The Future of Work was the fourth event in the Conversations of our Time series, on 15 October. We were joined by futurist and serial entrepreneur Raya Bidshahri, tech advocate and social entrepreneur Regina Honu and journalist and author James Bloodworth. The webinar was chaired by Shazia Khawar - Director (Inclusive Communities) for the British Council in South Asia.
Current work trends
Raya quotes a report by McKinsey which shows that 50 per cent of today’s jobs can be automated using existing technology. Artificial intelligence (AI) is taking over routine, mechanical tasks previously only eve done by people. Many of these jobs are being outsourced to developing countries, where the effect of automation will be felt the most.
Rise of gig economy
Being employed in the gig economy in some ways gives you more flexibility. However, a growing number of people are exploited by this system. They lose their rights to minimum wage, sick-pay and annual leave. James wanrs that gig economy practices, such as Zero-Hour contracts, are now spreading from blue-collar work into the professions, and affecting a growing proportion of working- and middle-class jobs. This is both a moral and a practical issues.
Unemployment among graduates
Regina highlights that, in Ghana, there are now many more people coming into the workforce who have graduated from senior high school. While it is a great achievement that more girls have the opportunity to stay in school and obtain their diplomas, many struggle to find jobs. A quarter of senior high school graduates are unemployed, this is the highest unemployment rate of all categories in the labour-force.
How to thrive in today’s workforce
In his recent article ‘Are graduates doomed? ‘ James suggests that 'workers who graduate into recessions have lower earnings and worse professional prospects than their peers who finish university during better times’. We are living through a recession caused by the Covid-19 pandemic, but there is no need to despair. There are a lot of things graduates, aspiring entrepreneurs and everyone else can do to ensure they are successful in their working-lives. Here are eight ways suggested by our panel:
Learn how to learn
Raya explains that the typical paradigm of the industrial era - where you graduate, continue studying (to Masters- or PhD-level) in the same subject area, and then work in the same industry for the rest of your life - is over. An average person changes careers three to five times during their lifetime. We are seeing the emergence of alternative universities, offering micro-degrees to develop the skills needed to keep up with the pace of the change. In Raya’s view, we all need to know how to learn quickly to upskill on demand
Broaden your skillset
In today’s economy, every field calls for a multi-disciplinary skillset. James gives an example from his industry. To thrive as a journalist today, it’s not enough to master the written word. You are much more in demand if you are also skilled in recording podcasts or making YouTube videos.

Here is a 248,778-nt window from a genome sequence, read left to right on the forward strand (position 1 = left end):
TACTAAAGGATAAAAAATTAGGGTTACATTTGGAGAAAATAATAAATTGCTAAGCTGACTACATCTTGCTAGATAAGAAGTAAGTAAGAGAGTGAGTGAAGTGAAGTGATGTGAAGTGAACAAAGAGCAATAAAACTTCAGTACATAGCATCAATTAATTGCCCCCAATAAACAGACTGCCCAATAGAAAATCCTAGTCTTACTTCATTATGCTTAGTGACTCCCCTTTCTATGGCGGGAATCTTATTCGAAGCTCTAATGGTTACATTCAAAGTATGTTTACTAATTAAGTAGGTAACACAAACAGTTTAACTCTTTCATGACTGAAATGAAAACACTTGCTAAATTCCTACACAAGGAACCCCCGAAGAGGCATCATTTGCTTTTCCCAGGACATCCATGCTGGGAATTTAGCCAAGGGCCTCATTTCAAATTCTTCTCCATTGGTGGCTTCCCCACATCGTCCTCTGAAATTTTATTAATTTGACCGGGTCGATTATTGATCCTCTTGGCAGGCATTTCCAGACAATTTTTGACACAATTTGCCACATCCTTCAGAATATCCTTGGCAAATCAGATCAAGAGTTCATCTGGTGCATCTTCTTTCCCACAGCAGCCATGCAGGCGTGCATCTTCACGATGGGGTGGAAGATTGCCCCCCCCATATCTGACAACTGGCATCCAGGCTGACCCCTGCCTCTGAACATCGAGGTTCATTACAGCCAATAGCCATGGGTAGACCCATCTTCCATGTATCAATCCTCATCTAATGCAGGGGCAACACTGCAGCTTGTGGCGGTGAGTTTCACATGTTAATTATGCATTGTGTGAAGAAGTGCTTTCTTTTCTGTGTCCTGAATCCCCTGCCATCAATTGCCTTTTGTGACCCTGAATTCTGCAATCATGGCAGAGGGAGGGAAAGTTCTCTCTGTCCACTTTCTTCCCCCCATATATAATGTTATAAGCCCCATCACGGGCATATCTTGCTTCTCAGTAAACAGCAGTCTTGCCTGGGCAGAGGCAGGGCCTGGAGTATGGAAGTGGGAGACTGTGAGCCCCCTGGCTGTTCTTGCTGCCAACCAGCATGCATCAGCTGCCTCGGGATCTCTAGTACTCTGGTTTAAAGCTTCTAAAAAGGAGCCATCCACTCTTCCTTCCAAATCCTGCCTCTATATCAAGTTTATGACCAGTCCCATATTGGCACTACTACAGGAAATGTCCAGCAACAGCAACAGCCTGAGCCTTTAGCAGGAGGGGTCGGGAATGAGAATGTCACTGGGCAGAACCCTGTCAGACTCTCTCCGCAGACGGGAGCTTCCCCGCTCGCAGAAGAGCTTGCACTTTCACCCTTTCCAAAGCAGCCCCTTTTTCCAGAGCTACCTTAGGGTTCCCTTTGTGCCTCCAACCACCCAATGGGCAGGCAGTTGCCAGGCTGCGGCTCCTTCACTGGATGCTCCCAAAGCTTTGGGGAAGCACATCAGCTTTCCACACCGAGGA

Develop agility and adaptability
Becoming more agile and adaptable ‘often involves unlearning outdated ways of thinking and doing and upskilling with the mindsets and new skills very quickly’, Regina explians.
Build your portfolio
James recommends getting as many internships as possible, even if they will be done remotely. Noting that many young people want to start their own enterprises, Raya suggests asking yourself about the problems you want to solve rather than the job to do. If there is a problem, there will also be a market and demand for a solution. Approaching your future career from this angle can help you see where the jobs are.
Grow your professional network
Raya reveals that almost 80 per cent of job offers come through networks, so it’s important to get to know people who share your vision and respond to your ideas.
Learn to recognise opportunities
Regina highlights that it’s essential for young people to be able to recognise and respond to opportunities. She gives the example of how during Covid-19 pandemic we have seen the growth of Fintech (such as, automated financial services), because people haven’t been able to use cash; and of Edutainment, because children have not been in school.
Step out of your comfort zone
‘It’s one thing learning in a classroom and another thing performing outside of the classroom’, Regina explains. Our formal education system prepares people to pass exams, but doesn’t help them to think outside the box, innovate and challenge the status quo.
Identify a problem to solve
‘Follow where your passion is, identify a problem in your community or society that you provide a solution for and be resilient’, Regina advises.
What jobs will we do in 30 years?
‘The nature of what it means to be human workers is completely at stake,’ Raya Bidshahri.
It’s expected that, in the short-term, all routine jobs will be taken over by AI. In the long-term, AI will be able to perform all creative and knowledge-based jobs too. What does that mean for us? Raya encourages us to believe that AI is an opportunity to bring prosperity to all of humanity in the long run. One of the potential solutions to avoid problems caused by unemployment, Raya notes, is universal basic income - which has been shown in studies to raise the average quality of life.
Please watch the recording if you didn’t attend the event. Share your thoughts and ideas about the issues discussed on social media using the hashtag #ConnectedByConversations. Don’t forget to register for our next event Leadership in times of change that will take place on 12 November.